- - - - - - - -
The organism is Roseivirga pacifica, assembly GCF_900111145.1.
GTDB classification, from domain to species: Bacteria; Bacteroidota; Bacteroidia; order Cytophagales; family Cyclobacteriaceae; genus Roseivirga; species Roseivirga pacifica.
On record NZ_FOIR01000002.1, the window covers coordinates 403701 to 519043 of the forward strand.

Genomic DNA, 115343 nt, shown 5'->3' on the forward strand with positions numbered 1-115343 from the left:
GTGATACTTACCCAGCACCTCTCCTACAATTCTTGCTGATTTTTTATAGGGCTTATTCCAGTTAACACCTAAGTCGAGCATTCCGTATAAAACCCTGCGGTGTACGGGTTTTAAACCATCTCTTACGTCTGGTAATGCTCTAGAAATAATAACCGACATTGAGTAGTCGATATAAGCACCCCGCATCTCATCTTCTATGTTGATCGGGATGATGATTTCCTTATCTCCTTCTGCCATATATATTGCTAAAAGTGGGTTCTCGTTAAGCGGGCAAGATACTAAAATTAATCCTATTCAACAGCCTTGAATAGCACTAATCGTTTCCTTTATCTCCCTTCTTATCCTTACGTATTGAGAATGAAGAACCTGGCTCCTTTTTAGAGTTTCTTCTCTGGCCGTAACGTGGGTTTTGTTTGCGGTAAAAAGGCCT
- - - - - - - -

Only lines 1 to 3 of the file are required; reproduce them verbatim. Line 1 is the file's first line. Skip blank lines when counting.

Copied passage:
The organism is Roseivirga pacifica, assembly GCF_900111145.1.
GTDB classification, from domain to species: Bacteria; Bacteroidota; Bacteroidia; order Cytophagales; family Cyclobacteriaceae; genus Roseivirga; species Roseivirga pacifica.
On record NZ_FOIR01000002.1, the window covers coordinates 403701 to 519043 of the forward strand.